BILOXI, MS (WLOX) - New water and sewer projects that were praised during recent ground breaking ceremonies, are now coming under fire from an environmental group.
The Gulf Restoration Network is threatening to file a federal lawsuit against the Mississippi Development Authority, HUD and several utility authorities, claiming those groups violated federal law in the planning of nine different water and sewer projects in South Mississippi.
Sign carrying protestors gathered outside the federal courthouse Tuesday morning to outline concerns over what they call "wasteful and damaging projects."
"They stand to gain a great deal of wealth," said demonstrator Carla Castorina, "And the taxpayers will pay the bill for installation of these utility services."
Demonstrators say private developers are the ones who stand to benefit most from nine water and sewer projects in rural areas of Harrison, Stone and Jackson counties.
The Gulf Restoration Network says MDA and the utility authorities are guilty of "significant violations of federal law" in planning the projects.
Casey DeMoss Roberts is the group's representative.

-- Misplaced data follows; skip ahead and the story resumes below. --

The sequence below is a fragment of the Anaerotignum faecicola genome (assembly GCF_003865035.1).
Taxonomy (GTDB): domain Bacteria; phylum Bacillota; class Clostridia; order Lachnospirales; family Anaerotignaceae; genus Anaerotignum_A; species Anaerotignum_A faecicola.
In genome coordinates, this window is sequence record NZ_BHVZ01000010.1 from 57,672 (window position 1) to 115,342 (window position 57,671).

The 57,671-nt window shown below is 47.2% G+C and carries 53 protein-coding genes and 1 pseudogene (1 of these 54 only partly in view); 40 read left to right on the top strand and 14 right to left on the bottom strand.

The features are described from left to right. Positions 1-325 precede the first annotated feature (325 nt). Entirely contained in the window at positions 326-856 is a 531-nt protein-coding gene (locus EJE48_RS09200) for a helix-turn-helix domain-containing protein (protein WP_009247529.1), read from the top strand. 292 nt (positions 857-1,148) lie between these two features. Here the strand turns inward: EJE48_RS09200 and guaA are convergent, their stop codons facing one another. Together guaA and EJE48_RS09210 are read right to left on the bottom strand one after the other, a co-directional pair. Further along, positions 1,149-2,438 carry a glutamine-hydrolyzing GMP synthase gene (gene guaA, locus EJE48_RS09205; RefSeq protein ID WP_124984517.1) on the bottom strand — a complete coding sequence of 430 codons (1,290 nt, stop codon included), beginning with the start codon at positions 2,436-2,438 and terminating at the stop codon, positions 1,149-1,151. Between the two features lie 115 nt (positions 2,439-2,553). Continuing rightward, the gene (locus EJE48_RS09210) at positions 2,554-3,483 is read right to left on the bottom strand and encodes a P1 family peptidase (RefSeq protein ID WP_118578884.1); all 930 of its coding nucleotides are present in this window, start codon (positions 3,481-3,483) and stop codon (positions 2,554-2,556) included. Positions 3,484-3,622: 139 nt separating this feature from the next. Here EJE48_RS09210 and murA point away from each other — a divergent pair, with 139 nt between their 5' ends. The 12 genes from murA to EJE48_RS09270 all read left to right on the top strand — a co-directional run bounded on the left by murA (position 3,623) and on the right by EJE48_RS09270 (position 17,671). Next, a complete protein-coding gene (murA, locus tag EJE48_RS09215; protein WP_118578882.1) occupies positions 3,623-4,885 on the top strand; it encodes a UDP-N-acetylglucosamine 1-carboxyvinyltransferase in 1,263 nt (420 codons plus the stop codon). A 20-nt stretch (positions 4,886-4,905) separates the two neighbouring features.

"Congress created NEPA to prevent wasteful spending by requiring the government to look before it leaps, meaning direct, indirect and cumulative impacts must be studied before government funding projects can move forward," she said.
Several protestors say bringing central water and sewer to the Hurley area is unneeded and unwanted. Moss Point's mayor says there are far more critical needs.
"We went on line with our new reverse osmosis system. And water is leaking everywhere. The water pressure just caused water leakage all over the city because we did not put in new water lines prior to going on line," said Mayor Aneice Liddel.
Joel Carpenter says his well and septic system work just fine. He's on a fixed income and resents being forced to pay for an expensive hook-up to a central system.
"They're fixing to put a burden on me. 'Cause I'm going to have to go borrow four or five thousand dollars just to put this system in. And I don't owe that now. But I will if they get their way," he said.
"This is a monumental misuse of government funds and a blatant abuse of power. We haven't had a choice. We've requested these decisions be put to a vote. However, that was denied," said Castorina.
Gulf Restoration Network is giving MDA and the others 30 days to show they have in fact complied with all federal regulations, before filing a lawsuit.
WLOX News spoke with Mississippi Development Authority spokesman Lee Youngblood about the group's allegations.
"We have a structured and thorough process to follow all environmental regulations. This is all about providing safer water systems that are more environmentally friendly. It's ironic that an environmental group would take the opposite stance," Youngblood said.
He said the projects are a critical part of the post-Katrina infrastructure recovery.
Youngblood added that the new rural systems will allow more people to move away from the surge zones and farther north.